Club Q shooter's case will head to trial in Colorado Springs
A shooter seemed to be driven by bias against the LGBTQ community in plotting an attack at a gay nightclub in Colorado Springs, killing five and wounding 17 others, a judge acknowledged Thursday in finding that prosecutors showed enough evidence for trial on murder and hate crime charges.
Prosecutors and defense attorneys had argued Wednesday over whether Anderson Lee Aldrich's actions were a hate crime. Aldrich, who is nonbinary and uses they and them pronouns, had visited Club Q at least six times in the years before the attack, witnesses testified. The venue has long been a sanctuary for the LGBTQ community in the mostly conservative city.
District Attorney Michael Allen told the judge that the evidence showed that Aldrich had a "distaste for LGBTQ," pointing to an online message of a rifle scope over a gay pride parade picture and use of gay slurs against others and while online gaming. Aldrich was forced to go to the club by their mother, he said, while arguing the attack was inspired by a "neo-Nazi white supremacist" shooting training video posted on a website Aldrich ran.
"We presented evidence regarding the defendant's aversion to the LGBTQ community, evidence related to the defendant's mother forcing him to go to a club against his will and sort of forced that culture on him," said Allen, who consistently used male pronouns for Aldrich.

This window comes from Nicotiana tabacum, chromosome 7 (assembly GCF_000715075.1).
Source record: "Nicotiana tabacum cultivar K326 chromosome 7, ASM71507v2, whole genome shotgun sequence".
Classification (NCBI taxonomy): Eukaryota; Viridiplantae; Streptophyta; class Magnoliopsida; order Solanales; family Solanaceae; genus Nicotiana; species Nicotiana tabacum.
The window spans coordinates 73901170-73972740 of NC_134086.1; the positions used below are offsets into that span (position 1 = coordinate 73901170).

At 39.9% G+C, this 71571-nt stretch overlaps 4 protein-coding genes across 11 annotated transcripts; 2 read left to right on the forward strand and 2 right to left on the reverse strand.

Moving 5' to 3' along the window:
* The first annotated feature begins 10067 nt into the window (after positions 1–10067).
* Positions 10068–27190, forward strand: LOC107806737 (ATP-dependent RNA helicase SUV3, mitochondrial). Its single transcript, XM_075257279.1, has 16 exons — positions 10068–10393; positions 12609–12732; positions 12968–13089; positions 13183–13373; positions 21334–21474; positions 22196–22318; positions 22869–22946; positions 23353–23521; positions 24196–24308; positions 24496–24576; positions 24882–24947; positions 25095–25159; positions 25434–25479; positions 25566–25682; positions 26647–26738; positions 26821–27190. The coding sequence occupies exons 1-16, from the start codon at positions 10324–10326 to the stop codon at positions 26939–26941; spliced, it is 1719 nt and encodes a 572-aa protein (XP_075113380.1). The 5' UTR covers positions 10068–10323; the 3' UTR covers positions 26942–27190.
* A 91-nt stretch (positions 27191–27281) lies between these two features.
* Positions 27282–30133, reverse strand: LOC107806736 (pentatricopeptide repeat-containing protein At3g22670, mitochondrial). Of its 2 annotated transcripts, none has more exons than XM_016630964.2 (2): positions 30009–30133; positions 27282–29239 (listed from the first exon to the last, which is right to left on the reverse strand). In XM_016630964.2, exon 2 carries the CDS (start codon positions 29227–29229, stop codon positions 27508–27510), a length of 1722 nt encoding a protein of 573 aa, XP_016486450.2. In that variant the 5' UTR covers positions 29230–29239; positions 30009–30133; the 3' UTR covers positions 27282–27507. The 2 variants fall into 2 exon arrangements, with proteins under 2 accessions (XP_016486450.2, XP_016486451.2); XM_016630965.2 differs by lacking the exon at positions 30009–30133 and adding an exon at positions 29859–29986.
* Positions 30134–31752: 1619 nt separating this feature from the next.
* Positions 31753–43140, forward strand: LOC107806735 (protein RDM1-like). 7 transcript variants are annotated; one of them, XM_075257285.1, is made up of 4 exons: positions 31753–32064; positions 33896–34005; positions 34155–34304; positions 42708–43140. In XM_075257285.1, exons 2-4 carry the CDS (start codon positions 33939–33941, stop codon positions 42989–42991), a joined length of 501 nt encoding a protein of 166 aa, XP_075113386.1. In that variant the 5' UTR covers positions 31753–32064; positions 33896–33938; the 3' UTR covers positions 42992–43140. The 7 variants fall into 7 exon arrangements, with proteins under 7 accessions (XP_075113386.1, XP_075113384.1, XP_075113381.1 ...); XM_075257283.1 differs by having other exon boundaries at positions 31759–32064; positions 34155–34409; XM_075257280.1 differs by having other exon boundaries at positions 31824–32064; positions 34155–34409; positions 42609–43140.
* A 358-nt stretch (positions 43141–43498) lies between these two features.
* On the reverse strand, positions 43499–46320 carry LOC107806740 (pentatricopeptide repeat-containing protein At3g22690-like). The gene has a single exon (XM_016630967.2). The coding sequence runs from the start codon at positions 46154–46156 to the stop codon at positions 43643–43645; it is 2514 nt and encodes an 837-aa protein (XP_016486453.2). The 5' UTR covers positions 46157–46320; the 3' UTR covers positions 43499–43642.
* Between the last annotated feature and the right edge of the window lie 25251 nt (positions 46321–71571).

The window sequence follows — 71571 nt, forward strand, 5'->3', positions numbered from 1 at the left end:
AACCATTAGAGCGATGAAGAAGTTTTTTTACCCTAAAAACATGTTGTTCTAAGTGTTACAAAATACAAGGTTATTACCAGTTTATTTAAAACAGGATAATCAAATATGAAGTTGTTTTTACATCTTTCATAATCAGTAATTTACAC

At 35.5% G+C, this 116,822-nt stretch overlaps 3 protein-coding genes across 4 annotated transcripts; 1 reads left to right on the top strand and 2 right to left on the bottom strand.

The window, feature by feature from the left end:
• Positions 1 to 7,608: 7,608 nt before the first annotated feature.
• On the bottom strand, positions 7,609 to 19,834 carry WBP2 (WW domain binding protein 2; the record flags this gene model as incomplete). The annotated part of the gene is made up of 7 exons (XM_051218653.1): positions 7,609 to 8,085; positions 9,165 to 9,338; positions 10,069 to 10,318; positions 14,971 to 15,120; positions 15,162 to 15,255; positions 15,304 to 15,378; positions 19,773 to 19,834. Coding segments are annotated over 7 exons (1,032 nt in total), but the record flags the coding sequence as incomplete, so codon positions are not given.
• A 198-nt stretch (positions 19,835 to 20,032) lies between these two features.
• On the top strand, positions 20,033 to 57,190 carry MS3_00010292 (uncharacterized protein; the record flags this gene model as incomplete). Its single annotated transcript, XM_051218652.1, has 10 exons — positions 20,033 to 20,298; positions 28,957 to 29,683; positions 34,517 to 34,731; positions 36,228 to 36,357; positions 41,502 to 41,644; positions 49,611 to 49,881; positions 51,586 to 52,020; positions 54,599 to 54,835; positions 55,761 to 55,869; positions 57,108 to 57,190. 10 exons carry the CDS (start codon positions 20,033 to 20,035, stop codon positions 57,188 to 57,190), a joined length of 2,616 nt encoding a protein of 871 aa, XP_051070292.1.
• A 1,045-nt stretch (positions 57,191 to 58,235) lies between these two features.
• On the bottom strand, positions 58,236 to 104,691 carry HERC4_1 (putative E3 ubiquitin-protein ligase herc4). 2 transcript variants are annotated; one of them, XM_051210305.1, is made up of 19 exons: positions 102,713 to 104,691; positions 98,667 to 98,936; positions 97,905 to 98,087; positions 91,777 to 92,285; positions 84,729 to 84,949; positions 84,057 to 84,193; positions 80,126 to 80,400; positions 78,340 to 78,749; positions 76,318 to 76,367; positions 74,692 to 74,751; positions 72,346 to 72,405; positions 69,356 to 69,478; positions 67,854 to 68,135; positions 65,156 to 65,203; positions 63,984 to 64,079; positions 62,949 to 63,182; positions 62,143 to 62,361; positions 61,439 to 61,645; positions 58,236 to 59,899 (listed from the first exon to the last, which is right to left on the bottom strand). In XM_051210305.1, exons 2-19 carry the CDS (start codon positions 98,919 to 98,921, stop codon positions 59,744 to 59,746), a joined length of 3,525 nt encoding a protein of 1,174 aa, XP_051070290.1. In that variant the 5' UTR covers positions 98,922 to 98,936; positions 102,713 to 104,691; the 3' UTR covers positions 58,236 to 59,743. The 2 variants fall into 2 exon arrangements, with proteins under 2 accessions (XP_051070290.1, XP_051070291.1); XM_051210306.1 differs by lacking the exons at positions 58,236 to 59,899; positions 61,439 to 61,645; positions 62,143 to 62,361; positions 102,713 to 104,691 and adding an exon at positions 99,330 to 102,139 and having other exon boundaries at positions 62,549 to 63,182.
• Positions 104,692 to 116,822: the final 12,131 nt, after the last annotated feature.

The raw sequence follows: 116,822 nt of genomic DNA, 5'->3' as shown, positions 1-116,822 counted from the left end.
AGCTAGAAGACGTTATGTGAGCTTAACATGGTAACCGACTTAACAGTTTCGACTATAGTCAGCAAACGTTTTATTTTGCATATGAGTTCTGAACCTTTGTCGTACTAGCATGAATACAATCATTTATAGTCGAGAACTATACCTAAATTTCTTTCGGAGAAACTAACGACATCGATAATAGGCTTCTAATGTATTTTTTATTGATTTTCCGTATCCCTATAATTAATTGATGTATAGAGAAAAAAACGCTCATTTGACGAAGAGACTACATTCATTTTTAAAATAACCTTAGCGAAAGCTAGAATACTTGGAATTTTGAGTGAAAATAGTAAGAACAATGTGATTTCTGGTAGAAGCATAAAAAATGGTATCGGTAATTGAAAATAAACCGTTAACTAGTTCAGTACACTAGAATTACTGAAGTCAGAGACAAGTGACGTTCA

Allen said at a news conference that using the male pronoun was "unintentional." But asked later whether he believed Aldrich was nonbinary, Allen said: "My belief has nothing to do with that so I am going to refrain. Again you can jump to your own conclusions as far as that goes."
Aldrich's lawyers pushed back against the notion that the crime was hate-motivated by arguing that Aldrich was drugged up on cocaine and had taken multiple tablets of the anti-anxiety drug Xanax and the stimulant Adderall the night of the shooting.
The defense also brought up Aldrich's mental health for the first time, showing photographs of pill bottles for drugs that Aldrich had been prescribed to treat mental illness, such as schizophrenia, bipolar disorder and post-traumatic stress disorder.
Defense attorney Joseph Archambault told the judge that what happened was "senseless, it was awful and it was tragic" but noted that Aldrich expressed remorse. He noted that most mass shooters who target a specific group post manifestos. That, he stressed, was not what Aldrich had done.
"It doesn't excuse it. It's not a defense. It doesn't change anything. But it is categorically different than the people who target a group and are unapologetic about it later," Archambault said.
Judge Michael McHenry didn't specifically address the hate crime debate, saying only that there was sufficient evidence for the case to move toward trial.
Appearing in the courtroom in an orange jumpsuit, hands and ankles shackled, Aldrich had no visible reaction to the ruling after crying at times during the testimony. The 22-year-old faces more than 300 charges including murder and bias-motivated crimes.